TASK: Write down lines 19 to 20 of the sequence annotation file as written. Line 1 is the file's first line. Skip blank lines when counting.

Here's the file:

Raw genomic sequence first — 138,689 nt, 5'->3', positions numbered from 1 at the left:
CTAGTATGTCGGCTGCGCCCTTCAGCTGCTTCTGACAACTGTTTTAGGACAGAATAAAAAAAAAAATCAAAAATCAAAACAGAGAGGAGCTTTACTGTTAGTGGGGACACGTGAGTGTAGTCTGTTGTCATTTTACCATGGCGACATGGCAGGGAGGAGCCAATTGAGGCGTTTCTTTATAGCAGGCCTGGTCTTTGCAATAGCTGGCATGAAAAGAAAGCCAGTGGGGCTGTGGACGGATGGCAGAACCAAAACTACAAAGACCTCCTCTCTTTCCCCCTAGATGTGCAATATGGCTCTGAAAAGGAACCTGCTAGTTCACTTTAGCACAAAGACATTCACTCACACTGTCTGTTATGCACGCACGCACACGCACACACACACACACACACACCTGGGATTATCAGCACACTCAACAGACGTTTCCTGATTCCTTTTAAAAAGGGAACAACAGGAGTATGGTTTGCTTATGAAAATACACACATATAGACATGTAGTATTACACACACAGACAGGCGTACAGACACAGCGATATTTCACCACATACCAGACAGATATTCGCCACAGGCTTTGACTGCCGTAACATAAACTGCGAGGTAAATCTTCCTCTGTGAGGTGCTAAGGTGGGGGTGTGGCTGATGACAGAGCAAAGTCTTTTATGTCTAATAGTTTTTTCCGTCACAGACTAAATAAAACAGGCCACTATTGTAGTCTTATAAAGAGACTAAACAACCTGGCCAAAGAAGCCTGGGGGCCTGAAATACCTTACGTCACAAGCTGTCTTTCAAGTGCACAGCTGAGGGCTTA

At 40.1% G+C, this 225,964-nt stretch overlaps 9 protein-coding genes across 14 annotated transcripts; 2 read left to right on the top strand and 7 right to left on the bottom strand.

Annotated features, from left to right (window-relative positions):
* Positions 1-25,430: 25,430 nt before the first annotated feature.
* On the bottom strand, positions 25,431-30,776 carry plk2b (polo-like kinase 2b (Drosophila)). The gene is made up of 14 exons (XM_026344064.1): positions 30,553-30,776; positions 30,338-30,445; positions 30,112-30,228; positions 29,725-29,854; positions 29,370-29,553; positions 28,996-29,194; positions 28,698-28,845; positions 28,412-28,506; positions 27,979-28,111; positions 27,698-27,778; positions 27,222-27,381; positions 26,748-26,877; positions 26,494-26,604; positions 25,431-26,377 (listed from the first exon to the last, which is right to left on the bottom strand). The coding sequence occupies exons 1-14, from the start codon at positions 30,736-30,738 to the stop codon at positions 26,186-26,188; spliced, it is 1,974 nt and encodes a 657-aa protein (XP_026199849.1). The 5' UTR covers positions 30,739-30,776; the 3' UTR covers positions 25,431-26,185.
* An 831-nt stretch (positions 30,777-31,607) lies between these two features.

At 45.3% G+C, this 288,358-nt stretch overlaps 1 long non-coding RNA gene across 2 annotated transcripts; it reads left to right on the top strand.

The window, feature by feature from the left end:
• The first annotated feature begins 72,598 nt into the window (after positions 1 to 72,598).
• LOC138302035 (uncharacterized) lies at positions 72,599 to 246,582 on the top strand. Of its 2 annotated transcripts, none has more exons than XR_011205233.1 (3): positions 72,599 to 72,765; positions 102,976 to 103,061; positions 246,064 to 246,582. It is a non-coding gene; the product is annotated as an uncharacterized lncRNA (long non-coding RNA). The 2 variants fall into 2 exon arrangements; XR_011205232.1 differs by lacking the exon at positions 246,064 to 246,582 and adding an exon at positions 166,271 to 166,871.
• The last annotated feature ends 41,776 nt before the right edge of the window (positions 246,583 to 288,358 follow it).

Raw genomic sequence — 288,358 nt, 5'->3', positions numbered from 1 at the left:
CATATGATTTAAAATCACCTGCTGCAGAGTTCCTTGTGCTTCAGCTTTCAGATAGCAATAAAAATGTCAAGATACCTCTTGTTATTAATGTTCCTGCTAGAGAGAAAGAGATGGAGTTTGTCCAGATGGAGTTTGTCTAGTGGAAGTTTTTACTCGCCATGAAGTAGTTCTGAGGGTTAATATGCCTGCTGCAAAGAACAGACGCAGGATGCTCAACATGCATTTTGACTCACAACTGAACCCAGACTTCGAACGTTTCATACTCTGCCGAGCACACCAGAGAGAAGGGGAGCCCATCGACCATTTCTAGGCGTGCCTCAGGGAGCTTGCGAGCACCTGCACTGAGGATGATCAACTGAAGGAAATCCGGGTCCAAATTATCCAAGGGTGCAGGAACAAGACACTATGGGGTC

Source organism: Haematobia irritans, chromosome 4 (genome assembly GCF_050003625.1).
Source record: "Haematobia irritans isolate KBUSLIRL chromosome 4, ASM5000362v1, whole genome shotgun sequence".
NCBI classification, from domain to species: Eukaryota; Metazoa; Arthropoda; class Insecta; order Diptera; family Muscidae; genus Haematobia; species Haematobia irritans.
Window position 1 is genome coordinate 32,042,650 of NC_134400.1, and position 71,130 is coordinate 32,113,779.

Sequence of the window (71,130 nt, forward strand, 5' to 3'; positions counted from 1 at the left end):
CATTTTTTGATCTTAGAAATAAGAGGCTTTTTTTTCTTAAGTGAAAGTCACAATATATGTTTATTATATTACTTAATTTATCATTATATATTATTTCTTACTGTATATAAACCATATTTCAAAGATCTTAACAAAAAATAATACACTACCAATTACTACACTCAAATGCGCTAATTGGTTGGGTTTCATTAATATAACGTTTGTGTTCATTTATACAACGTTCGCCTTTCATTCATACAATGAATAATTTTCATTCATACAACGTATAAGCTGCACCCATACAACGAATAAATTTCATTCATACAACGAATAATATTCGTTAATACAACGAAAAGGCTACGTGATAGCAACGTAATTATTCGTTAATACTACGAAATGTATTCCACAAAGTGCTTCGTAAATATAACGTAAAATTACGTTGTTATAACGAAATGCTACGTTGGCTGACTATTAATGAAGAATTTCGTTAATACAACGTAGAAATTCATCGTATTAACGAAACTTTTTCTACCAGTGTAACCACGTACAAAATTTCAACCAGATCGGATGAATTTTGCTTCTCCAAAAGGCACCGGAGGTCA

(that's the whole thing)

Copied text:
Sequence of the window (71,130 nt, forward strand, 5' to 3'; positions counted from 1 at the left end):
CATTTTTTGATCTTAGAAATAAGAGGCTTTTTTTTCTTAAGTGAAAGTCACAATATATGTTTATTATATTACTTAATTTATCATTATATATTATTTCTTACTGTATATAAACCATATTTCAAAGATCTTAACAAAAAATAATACACTACCAATTACTACACTCAAATGCGCTAATTGGTTGGGTTTCATTAATATAACGTTTGTGTTCATTTATACAACGTTCGCCTTTCATTCATACAATGAATAATTTTCATTCATACAACGTATAAGCTGCACCCATACAACGAATAAATTTCATTCATACAACGAATAATATTCGTTAATACAACGAAAAGGCTACGTGATAGCAACGTAATTATTCGTTAATACTACGAAATGTATTCCACAAAGTGCTTCGTAAATATAACGTAAAATTACGTTGTTATAACGAAATGCTACGTTGGCTGACTATTAATGAAGAATTTCGTTAATACAACGTAGAAATTCATCGTATTAACGAAACTTTTTCTACCAGTGTAACCACGTACAAAATTTCAACCAGATCGGATGAATTTTGCTTCTCCAAAAGGCACCGGAGGTCA